Mara Jade
by Mara Jade

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Visionary filmmaker Spike Lee gives us the incredible true story of Ron Stallworth (John David Washington), the first African-American detective in the Colorado Springs Police Department who, in the 70s, accomplished an act that even white detectives aren’t comfortable with doing- infiltrating and exposing the local chapter of the Ku Klux Klan (KKK). The movie has already been generating award buzz, with four nominations for Best Motion Picture, Best Actror, Best Supporting Actor and Best Director at the Golden Globes. 

He started out alone, but soon recruits a seasoned colleague, Flip Zimmerman (Adam Driver), into an undercover mission of their lifetime. The pair team up to crush the extremist hate group, before the organisation sinks its teeth into the mass public to recruit them to its radical cause.

Lee unfolds Stallworth’s story with great pacing, gripping tension and layers of story-telling with the help of a stellar cast. For the larger part, Lee keeps true to source material, telling the story as faithful as can be, but there are instances where certain incidents are dramatised to inject a heightened excitement to the film.

Here’s the true story behind BlacKkKlansman

Added Tension

In the words of Stallworth, now 65, there was way too much tension in the movie than in real life. For instance, in the movie, they talked about bombing two gay bars, but there were no such plans to do so.

Double Investigation

Stallworth disclosed that during his penetration into the Klu Klux Klan, he was at the same time, also doing an undercover investigation of the Progressive Labor Party. He’d end up digging info from both sides on their plans to protest against each other, and inform the police departments in the relevant cities to get ready their forces to handle the protests. Thankfully, no one was the wiser that something was amiss.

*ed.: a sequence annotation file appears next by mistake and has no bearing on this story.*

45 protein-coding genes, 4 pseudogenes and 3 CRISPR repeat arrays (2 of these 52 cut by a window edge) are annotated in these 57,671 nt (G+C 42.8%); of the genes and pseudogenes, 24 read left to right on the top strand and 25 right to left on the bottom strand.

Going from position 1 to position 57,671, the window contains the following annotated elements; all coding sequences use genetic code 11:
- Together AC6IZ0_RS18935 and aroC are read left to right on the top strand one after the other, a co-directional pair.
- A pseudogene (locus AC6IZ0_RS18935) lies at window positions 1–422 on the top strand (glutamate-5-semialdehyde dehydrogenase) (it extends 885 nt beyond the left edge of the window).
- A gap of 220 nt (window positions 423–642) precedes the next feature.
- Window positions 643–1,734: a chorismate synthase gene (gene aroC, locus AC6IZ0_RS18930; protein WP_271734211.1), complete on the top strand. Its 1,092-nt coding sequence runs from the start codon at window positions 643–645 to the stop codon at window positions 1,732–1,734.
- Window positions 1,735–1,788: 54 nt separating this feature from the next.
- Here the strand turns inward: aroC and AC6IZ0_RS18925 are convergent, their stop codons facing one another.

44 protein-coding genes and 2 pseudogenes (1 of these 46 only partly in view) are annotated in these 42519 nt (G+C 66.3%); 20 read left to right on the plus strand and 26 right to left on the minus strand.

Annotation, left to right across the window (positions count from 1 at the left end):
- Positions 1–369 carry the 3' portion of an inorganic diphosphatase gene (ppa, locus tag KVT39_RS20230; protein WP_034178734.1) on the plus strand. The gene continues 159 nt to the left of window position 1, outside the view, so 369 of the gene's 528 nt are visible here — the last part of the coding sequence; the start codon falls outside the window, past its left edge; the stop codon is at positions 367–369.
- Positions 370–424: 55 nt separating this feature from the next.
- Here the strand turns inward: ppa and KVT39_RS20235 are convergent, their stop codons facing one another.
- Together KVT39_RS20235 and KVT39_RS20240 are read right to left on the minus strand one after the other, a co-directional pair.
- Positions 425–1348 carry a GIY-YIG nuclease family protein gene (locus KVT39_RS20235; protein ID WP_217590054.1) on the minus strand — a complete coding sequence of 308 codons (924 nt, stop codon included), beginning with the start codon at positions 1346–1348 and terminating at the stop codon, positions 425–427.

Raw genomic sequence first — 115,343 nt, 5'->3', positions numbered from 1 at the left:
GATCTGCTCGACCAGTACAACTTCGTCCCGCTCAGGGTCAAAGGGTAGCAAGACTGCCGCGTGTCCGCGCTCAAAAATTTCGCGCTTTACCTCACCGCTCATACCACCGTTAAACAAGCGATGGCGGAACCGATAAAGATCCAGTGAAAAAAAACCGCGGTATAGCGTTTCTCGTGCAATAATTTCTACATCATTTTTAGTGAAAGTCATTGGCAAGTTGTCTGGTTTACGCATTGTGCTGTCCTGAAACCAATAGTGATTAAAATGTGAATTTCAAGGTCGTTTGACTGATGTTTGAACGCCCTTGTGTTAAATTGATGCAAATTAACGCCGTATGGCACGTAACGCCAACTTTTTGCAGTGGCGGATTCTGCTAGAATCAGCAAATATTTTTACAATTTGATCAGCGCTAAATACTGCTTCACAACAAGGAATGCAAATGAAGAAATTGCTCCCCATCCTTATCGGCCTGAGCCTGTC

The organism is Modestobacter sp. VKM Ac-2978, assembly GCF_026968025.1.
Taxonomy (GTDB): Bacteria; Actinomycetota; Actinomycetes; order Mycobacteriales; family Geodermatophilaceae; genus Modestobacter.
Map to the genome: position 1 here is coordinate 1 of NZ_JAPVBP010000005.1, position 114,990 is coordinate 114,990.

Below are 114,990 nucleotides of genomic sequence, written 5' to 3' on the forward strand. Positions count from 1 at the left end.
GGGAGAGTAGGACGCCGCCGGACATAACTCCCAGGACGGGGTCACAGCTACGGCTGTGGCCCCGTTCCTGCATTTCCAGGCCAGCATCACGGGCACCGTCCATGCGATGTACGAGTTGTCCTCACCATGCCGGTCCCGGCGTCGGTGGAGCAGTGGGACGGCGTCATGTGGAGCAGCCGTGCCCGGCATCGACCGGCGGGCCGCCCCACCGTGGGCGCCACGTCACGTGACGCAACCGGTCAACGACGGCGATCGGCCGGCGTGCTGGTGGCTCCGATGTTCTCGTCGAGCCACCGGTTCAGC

Cross burnings

One of the activities the KKK engage in is Cross burnings, and during the seven and a half months of his undercover investigation, Stallworth manages to prevent three of them from happening. He was actually invited to two of them, and before the event, he’d dig out the information from Ken O’Dell, the leader of the Colorado Springs Klan Chapter on the location and number of attendees and notified his dispatcher. The police would show up at a timely manner, thwarting any burnings from taking place.

Military Members

What was true in both book and movie is the presence of military personnel in the KKK. Stallworth was surprised with that, and learned that the Klan was actually actively recruiting the armed forces, not just in Colorado Springs, but other parts of the country as well.  

Friendly with the Wizard

During his undercover period, Stallworth directly approached the Knights of the Ku Klux Klan Grand Wizard David Duke (Topher Grace), first to talk about his membership, and following that, to strike up a friendship with him. Despite being a white supremacist, white nationalist politician, white separatist, anti-Semitic conspiracy theorist, Holocaust denier and convicted felon, Stallworth shared that Duke was a great conversationalist.

The Last Scene (Spoiler Alert)

The final scene didn’t quite happen like that in real life. Stallworth never identified himself to Duke as he was ordered not to, unlike in the movie. A few days after the botched bombing in Colorado Springs, he called Duke, and Duke ranted to him about the black cop who foiled his plans. Throughout the whole call, Stallworth’s sergeant was listening in and could not hold on to his laughter and had to exit the room to catch his breath.